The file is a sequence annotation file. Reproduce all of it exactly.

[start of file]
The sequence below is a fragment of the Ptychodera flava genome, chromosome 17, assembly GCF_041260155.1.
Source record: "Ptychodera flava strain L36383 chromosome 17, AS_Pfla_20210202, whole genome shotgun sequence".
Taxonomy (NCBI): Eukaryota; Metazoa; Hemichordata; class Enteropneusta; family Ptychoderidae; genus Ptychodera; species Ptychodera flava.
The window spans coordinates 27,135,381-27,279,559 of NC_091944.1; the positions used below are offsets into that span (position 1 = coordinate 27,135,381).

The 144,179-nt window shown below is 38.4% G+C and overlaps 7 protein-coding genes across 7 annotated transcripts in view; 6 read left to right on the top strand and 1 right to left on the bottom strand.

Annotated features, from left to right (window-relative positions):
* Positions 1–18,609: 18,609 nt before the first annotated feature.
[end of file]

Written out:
The sequence below is a fragment of the Ptychodera flava genome, chromosome 17, assembly GCF_041260155.1.
Source record: "Ptychodera flava strain L36383 chromosome 17, AS_Pfla_20210202, whole genome shotgun sequence".
Taxonomy (NCBI): Eukaryota; Metazoa; Hemichordata; class Enteropneusta; family Ptychoderidae; genus Ptychodera; species Ptychodera flava.
The window spans coordinates 27,135,381-27,279,559 of NC_091944.1; the positions used below are offsets into that span (position 1 = coordinate 27,135,381).

The 144,179-nt window shown below is 38.4% G+C and overlaps 7 protein-coding genes across 7 annotated transcripts in view; 6 read left to right on the top strand and 1 right to left on the bottom strand.

Annotated features, from left to right (window-relative positions):
* Positions 1–18,609: 18,609 nt before the first annotated feature.